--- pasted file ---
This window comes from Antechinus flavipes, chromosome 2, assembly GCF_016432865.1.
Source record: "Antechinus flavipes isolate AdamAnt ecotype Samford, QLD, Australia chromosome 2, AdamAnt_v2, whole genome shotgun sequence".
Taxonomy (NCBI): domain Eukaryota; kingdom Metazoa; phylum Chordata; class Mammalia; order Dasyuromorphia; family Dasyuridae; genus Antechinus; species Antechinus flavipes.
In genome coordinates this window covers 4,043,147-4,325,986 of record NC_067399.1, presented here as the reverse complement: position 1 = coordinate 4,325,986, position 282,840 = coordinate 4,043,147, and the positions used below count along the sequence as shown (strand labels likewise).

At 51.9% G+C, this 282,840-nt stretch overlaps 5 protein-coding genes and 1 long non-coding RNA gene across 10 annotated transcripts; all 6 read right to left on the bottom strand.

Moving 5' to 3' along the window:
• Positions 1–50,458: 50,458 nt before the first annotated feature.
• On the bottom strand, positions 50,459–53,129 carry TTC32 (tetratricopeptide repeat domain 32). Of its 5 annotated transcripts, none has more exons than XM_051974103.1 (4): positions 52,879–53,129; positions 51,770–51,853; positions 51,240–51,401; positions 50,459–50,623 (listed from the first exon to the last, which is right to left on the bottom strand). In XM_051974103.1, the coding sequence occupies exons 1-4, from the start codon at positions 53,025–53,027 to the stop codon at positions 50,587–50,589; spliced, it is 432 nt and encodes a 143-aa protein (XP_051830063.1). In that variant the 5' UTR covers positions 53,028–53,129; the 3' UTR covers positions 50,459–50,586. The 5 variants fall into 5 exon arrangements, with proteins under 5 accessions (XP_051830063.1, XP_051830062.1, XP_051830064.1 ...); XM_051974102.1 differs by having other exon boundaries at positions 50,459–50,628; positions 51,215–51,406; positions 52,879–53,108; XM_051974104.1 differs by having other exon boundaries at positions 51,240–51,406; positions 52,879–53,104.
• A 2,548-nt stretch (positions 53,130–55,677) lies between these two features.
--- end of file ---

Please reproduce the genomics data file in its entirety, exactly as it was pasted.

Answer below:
This window comes from Antechinus flavipes, chromosome 2, assembly GCF_016432865.1.
Source record: "Antechinus flavipes isolate AdamAnt ecotype Samford, QLD, Australia chromosome 2, AdamAnt_v2, whole genome shotgun sequence".
Taxonomy (NCBI): domain Eukaryota; kingdom Metazoa; phylum Chordata; class Mammalia; order Dasyuromorphia; family Dasyuridae; genus Antechinus; species Antechinus flavipes.
In genome coordinates this window covers 4,043,147-4,325,986 of record NC_067399.1, presented here as the reverse complement: position 1 = coordinate 4,325,986, position 282,840 = coordinate 4,043,147, and the positions used below count along the sequence as shown (strand labels likewise).

At 51.9% G+C, this 282,840-nt stretch overlaps 5 protein-coding genes and 1 long non-coding RNA gene across 10 annotated transcripts; all 6 read right to left on the bottom strand.

Moving 5' to 3' along the window:
• Positions 1–50,458: 50,458 nt before the first annotated feature.
• On the bottom strand, positions 50,459–53,129 carry TTC32 (tetratricopeptide repeat domain 32). Of its 5 annotated transcripts, none has more exons than XM_051974103.1 (4): positions 52,879–53,129; positions 51,770–51,853; positions 51,240–51,401; positions 50,459–50,623 (listed from the first exon to the last, which is right to left on the bottom strand). In XM_051974103.1, the coding sequence occupies exons 1-4, from the start codon at positions 53,025–53,027 to the stop codon at positions 50,587–50,589; spliced, it is 432 nt and encodes a 143-aa protein (XP_051830063.1). In that variant the 5' UTR covers positions 53,028–53,129; the 3' UTR covers positions 50,459–50,586. The 5 variants fall into 5 exon arrangements, with proteins under 5 accessions (XP_051830063.1, XP_051830062.1, XP_051830064.1 ...); XM_051974102.1 differs by having other exon boundaries at positions 50,459–50,628; positions 51,215–51,406; positions 52,879–53,108; XM_051974104.1 differs by having other exon boundaries at positions 51,240–51,406; positions 52,879–53,104.
• A 2,548-nt stretch (positions 53,130–55,677) lies between these two features.